The wicked motivation aside, reserving the financial sector for domestic entrepreneurs was the right decision. The commitment to stick to this policy despite huge pressure from the multilateral institutions was a courageous effort for which EPRDF deserves credit.

For that reason, private banks flourished, and their branches proliferated throughout Ethiopia. Ethiopia’s private banks have succeeded against all odds, including the discrimination they suffered vis a vis public banks and numerous restrictions imposed on them from expanding their markets.

By far the most important lesson from the existing banking policies in Ethiopia has been the check and balance they have literally “invented” in Ethiopian society. Ethiopian society is highly diversified. In such circumstances, a sense of belongingness plays a critical role. For instance, existing banks have been established as share companies and originally formed by different communities.

Ethiopia’s private banks proved most commentators wrong in that they have served all communities and enhanced community cohesion more than any other public or private intuitions in the country.

People opened accounts with bank branches nearest to their neighborhood, never bothering about the names or origins of the banks. Additionally, most banks opened branches in most cities and towns throughout Ethiopia, for instance, Awash Bank had a presence in Bahir Dar and Mekele.

It is through such grassroots business practices that Ethiopia’s nation-building will progress. If telecommunication operators followed suit, then it would mean yet another sector would come into existence to enhance community cohesion.

In a Nutshell

The Safaricom incident epitomized Ethiopian society at many levels. For instance, foreign companies have often been used as tools by one group against another.

I strongly urge the government to refrain from recruiting yet another foreign telecommunication company. It is a short-term gain that would lead to long-term pain.

During the EPRDF era, millions of Oromo farmers were evicted from their ancestral lands to offer fertile agricultural land to flower growers, as well as property developers. This time round Safaricom was misled into marginalizing Oromos.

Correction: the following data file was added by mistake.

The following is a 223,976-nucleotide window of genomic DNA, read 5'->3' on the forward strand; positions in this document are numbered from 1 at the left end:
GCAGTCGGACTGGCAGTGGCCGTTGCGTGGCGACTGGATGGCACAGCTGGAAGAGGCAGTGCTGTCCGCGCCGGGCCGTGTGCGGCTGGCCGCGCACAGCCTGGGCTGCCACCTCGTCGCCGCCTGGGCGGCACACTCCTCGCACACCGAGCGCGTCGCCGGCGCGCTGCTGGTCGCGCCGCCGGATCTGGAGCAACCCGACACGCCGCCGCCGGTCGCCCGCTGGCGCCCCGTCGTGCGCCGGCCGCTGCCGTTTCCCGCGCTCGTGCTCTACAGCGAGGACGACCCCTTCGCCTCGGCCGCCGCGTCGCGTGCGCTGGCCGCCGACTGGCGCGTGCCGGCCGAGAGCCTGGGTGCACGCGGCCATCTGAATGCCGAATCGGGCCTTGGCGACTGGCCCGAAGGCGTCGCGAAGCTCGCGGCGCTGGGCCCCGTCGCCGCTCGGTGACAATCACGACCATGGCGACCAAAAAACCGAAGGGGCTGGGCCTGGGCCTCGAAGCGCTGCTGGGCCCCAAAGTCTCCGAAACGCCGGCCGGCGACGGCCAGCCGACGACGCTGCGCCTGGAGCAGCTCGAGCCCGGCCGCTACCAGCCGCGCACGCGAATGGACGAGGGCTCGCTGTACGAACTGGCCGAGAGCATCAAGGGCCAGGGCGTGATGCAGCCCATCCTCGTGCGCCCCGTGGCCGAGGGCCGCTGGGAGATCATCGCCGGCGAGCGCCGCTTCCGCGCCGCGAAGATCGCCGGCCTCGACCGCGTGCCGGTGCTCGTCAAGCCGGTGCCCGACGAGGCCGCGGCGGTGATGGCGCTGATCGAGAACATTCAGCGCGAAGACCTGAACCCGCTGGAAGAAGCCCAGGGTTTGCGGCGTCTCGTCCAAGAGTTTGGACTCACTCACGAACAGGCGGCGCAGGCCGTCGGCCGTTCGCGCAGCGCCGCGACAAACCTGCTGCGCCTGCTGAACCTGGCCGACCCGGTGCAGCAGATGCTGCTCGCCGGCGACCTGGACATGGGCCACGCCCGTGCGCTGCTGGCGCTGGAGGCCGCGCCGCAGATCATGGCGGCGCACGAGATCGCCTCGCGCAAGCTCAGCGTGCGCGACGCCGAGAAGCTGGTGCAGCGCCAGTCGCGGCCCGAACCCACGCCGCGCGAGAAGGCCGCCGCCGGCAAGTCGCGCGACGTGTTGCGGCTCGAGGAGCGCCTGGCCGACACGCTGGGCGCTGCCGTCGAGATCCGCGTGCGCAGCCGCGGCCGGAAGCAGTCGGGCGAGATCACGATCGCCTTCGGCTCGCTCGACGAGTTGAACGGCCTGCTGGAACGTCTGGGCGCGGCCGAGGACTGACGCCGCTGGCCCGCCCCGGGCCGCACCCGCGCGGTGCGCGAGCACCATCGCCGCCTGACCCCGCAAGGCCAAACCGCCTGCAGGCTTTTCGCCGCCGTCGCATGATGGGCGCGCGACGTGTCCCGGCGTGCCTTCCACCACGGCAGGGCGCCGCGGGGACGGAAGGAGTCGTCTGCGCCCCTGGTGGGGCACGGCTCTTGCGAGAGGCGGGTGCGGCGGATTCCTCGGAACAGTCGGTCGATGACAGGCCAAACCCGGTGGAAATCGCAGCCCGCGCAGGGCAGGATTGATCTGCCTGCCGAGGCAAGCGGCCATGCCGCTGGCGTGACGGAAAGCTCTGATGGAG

The politics aside, the introduction of Safaricom does not come anywhere near to bringing competition to Ethiopia’s telecommunication market. Ethiopia needs at least three more telecommunication companies.

I strongly urge the government to refrain from recruiting yet another foreign telecommunication company. It is a short-term gain that would lead to long-term pain.

There are compelling cases offering a stake to foreign firms becomes sensible and beneficial. This becomes necessary when the business requires technological capability beyond the reach of domestic entrepreneurs, but telecommunication is not one of them.

Undeniably, one technologically advanced foreign company should be allowed to operate with venture capital and as a regulated monopoly to install and maintain telecommunication infrastructure in partnership with the government or a domestic company, e.g. Safaricom with Ethio telecom.

The remaining companies will be service providers, accessing and paying rent to the infrastructure operators. For telecommunication services, namely SIM cards and airtime, the government should give priority to domestic entrepreneurs to establish new telecommunication companies and compete among themselves as well as with the existing operators.

For this, the government should model the telecommunication sector after the ownership pattern and the operating procedure followed in establishing and regulating Ethiopia’s existing private banks. AS.

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Editor’s Note: Ayele Gelan (Ph.D.) is a research economist working at the Kuwait Institute for Scientific Research (KISR). He researches, studies and shares perspectives on economic modelling and practices on Ethiopia, Kuwait and Scotland. He tweets at @AyeleGelan.